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Feedback guidelines—Do you use them?

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  • Feedback guidelines—Do you use them?

    Over the years I've learned that giving clients some general feedback guidelines can make huge improvements to your client relationships. This has helped me to avoid headaches like overly prescriptive feedback, and feedback that is too heavily based on personal taste. While of course I still run into these things, it has helped to minimize them.

    That being said, I'm curious about how other designers choose to communicate feedback guidelines to their clients.

    Do any of you put feedback guidelines in your contracts—for example, to discourage clients from sending feedback in the form of a comp (this is the worst)?

    Do you require clients to keep feedback within the organization so they're not sending designs out to random people (you know—to get their nephew's opinion because they took a graphic design course at the community college)? I recently had a client send an unfinished design out to a select group of their customers for feedback in the 11th hour of the project. I expressed many reasons why this type of feedback was not helpful, but they couldn't understand.

    Thanks for sharing your thoughts!

  • #2
    With us, all communication between us and the client needs to go through their designated representative. We can't deal with random comments from a dozen different people who all contradict each other with confused thoughts and ideas.

    We also let them know that this is in their interest since confusion takes up time and costs them more money.

    We also try not to let clients take comps with them for the very reasons you mentioned. For example, "I thought I loved this idea at first, but then I showed it to my wife's brother-in-law who's studying arts and crafts through a correspondence course and he thinks..." Of course it they insist on taking the comps back to the office, we'll usually cave, but we try to avoid it.

    We also try to establish a workflow with the clients that include a series of meetings where we discuss things as a group instead of through a bunch of one-off phone calls and emails. Again, we tell the clients that this makes the process quicker, more efficient and, in the end, saves them money.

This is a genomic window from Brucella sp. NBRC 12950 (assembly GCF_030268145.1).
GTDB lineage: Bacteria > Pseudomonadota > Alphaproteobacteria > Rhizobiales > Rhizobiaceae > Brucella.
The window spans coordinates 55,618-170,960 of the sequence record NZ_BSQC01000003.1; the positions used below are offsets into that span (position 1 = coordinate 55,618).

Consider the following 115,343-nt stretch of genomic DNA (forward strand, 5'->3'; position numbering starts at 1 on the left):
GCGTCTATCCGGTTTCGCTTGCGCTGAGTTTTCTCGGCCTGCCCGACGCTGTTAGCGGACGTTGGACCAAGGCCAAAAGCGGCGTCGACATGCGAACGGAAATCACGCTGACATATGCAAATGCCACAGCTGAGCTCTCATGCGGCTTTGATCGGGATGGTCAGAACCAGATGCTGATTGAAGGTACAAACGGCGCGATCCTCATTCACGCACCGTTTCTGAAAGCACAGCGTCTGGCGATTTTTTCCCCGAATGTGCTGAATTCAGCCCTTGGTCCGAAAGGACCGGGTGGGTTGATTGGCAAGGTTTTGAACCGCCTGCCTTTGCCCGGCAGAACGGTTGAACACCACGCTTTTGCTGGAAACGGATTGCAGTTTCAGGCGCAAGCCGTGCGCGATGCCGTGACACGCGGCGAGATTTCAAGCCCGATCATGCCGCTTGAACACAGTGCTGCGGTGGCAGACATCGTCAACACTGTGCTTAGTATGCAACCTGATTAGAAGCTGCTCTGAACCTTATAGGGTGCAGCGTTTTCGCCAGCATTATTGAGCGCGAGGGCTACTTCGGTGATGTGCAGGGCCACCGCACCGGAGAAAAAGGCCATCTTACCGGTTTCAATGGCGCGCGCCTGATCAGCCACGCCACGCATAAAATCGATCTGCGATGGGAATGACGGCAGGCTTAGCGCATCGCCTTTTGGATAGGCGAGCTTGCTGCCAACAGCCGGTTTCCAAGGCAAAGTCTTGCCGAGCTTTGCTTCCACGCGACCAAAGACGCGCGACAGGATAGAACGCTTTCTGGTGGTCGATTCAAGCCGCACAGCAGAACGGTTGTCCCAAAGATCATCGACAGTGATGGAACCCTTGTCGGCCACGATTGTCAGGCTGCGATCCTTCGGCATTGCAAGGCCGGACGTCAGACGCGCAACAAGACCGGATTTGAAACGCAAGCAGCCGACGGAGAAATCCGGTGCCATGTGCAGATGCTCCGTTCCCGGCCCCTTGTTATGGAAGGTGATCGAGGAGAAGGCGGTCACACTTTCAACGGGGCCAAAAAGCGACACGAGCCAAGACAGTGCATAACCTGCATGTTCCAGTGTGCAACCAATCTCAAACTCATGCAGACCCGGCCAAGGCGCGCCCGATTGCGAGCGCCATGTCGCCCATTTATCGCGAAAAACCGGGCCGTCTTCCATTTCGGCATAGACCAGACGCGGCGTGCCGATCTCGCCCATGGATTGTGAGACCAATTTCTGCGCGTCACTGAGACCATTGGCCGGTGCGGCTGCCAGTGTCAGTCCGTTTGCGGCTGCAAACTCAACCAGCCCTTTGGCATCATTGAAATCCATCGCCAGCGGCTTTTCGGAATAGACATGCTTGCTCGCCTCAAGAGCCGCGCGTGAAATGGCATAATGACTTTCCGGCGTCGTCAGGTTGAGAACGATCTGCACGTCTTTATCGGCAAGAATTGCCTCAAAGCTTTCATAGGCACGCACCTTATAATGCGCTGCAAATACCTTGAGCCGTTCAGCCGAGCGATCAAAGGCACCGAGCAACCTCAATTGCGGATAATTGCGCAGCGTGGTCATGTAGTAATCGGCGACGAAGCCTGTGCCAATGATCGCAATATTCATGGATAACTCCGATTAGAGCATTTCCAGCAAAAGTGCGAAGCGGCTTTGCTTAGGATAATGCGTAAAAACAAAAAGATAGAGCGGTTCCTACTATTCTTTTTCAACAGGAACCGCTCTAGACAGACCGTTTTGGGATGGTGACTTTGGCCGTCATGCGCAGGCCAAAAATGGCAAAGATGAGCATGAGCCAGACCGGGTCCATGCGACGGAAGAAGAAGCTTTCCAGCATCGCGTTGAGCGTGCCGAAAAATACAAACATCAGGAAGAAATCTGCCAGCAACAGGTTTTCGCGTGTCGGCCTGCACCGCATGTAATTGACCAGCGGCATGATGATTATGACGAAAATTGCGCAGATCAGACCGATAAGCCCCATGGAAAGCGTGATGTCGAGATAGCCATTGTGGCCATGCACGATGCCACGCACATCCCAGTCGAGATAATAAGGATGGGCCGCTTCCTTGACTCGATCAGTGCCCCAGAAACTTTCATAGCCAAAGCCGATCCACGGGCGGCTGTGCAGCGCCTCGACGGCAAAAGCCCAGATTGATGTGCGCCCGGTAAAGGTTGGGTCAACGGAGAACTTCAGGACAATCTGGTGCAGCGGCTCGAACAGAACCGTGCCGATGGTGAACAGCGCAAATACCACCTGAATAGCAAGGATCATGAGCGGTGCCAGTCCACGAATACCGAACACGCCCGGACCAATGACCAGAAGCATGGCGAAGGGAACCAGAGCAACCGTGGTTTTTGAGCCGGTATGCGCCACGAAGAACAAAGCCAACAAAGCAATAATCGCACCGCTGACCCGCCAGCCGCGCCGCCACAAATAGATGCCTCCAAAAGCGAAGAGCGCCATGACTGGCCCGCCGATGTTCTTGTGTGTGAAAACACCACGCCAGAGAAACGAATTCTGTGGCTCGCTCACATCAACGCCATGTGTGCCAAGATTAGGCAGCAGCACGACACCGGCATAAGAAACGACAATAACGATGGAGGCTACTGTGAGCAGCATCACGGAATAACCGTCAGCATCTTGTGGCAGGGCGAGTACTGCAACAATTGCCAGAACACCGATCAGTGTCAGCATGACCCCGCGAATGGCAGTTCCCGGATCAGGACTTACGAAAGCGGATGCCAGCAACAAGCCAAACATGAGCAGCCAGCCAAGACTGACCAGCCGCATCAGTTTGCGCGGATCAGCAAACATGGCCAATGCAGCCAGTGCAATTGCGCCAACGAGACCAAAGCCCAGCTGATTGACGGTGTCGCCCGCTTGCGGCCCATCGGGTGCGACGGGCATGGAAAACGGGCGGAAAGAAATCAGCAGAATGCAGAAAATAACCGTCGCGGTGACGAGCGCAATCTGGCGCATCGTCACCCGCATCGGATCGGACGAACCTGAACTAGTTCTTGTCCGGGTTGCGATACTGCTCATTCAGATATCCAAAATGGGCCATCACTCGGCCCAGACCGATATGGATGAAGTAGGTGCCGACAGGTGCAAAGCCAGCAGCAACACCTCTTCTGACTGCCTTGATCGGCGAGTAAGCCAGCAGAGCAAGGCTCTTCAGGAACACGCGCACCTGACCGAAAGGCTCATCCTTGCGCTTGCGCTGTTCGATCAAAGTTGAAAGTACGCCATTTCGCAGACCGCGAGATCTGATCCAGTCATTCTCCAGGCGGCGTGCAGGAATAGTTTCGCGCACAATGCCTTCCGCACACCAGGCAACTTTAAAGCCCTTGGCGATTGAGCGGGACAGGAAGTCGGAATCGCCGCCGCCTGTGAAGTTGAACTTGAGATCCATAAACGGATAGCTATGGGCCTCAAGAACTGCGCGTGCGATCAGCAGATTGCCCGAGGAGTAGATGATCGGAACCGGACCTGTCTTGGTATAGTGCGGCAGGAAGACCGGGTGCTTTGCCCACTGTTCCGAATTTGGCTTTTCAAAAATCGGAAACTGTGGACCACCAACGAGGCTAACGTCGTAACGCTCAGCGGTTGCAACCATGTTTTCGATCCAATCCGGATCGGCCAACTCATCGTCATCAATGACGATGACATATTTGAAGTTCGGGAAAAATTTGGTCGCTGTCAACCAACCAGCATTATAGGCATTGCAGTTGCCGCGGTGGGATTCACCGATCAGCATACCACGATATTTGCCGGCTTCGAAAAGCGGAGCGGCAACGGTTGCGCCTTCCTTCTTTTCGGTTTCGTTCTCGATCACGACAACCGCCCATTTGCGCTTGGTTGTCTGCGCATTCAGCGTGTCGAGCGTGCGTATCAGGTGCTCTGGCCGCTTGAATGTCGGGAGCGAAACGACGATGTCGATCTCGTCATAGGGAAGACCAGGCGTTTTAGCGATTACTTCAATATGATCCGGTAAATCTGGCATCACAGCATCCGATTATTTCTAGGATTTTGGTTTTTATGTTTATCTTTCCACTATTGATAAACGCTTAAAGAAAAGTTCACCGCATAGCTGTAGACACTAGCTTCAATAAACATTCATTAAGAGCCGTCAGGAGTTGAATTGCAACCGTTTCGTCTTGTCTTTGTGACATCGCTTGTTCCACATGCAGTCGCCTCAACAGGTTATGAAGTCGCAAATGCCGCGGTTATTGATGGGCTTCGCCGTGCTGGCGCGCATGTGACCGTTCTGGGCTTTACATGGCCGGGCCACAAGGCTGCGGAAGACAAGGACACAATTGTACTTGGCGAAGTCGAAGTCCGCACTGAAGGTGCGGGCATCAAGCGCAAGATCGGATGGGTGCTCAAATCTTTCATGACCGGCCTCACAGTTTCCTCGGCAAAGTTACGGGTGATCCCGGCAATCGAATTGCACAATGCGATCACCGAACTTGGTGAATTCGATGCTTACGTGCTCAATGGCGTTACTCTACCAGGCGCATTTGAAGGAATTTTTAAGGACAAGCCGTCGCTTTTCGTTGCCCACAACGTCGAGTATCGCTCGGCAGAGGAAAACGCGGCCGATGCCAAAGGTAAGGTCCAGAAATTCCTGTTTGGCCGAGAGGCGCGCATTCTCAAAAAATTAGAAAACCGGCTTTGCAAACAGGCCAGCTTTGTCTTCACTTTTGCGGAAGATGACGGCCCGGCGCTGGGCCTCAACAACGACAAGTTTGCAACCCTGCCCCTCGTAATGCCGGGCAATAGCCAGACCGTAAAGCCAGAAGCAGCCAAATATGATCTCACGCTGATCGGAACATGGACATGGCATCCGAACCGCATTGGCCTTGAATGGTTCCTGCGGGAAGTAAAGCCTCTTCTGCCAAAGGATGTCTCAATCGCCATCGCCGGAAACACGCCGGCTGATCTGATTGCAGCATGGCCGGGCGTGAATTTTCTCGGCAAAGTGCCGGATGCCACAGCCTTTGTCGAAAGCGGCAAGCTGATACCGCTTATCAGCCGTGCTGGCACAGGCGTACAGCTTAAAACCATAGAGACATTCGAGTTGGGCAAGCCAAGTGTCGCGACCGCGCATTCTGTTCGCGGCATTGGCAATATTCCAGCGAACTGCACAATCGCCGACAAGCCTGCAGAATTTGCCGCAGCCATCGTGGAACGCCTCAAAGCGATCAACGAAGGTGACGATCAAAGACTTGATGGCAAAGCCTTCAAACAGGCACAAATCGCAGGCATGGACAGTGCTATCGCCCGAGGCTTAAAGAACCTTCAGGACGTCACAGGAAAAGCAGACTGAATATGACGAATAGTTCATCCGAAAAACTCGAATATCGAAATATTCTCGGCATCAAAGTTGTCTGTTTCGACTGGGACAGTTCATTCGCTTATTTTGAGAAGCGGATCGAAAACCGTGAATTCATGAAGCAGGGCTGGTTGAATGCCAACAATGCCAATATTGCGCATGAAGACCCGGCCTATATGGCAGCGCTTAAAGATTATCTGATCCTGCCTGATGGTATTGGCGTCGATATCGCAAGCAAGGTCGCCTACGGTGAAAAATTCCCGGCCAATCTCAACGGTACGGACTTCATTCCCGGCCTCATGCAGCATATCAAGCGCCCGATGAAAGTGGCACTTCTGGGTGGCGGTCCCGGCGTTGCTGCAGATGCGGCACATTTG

Finally, I've noticed that when we just act like we're in charge and the procedures are just part of the standard way we always do business, the clients typically go along with it and feel reassured that we're on top of things. Of course it doesn't always work that way -- there's always a client or two who's difficult to deal with, but that's the exception rather than the rule.

    Other than that, we don't really have any specific guidelines that we give to clients. When things go haywire, as the sometimes do, we play it by ear.


    • #3
      Goodness. I'm glad I've never had a client ask their nephew or customers during the design process. How often is this happening? Is it a cultural thing?

      I don't have any specific guidelines on feedback. Every client is so different and you can be fairly certain that most clients will not be reading any feedback guidelines you send to them.

      I work to pretty tight deadlines which takes out this process as an option. But if it happened, I'd skim through the feedback to see if there was anything worth using. If I didn't agree with a piece of feedback, I would tell the client why the actual suggestion was not good, rather than criticise the method of how it was attained. You never know, a brilliant idea might come from an unexpected place.
      It is more fun to talk with someone who doesn't use long, difficult words but rather short, easy words like "What about lunch?" – Winnie the Pooh


      • #4
        Thanks for sharing B. I also adhere to most of the practices you listed. Although, when I can't meet with a client in person, I have no choice but to do the presentation online. In this case, I usually go over the design with the primary decision-makers, answer questions, etc., and then the presented design is available to them afterwards in the form of a PDF. This is when the client sometimes chooses to download and share the design with those outside the organization. Also, since I price per project, unfortunately I can't use the "sticking to this process will save you money" tactic.

        Thanks for your thoughts Buda. I usually request a feedback turnaround of 48 hours. As you mentioned, usually I'm not privy to who clients gather feedback from—I'm sure they're getting opinions from all over the place. I respect your method of trying to decode their feedback and focusing on what's usable. I do this as well, but I also like to educate the client on what is helpful and what is not so we don't repeat the same mistakes in the future.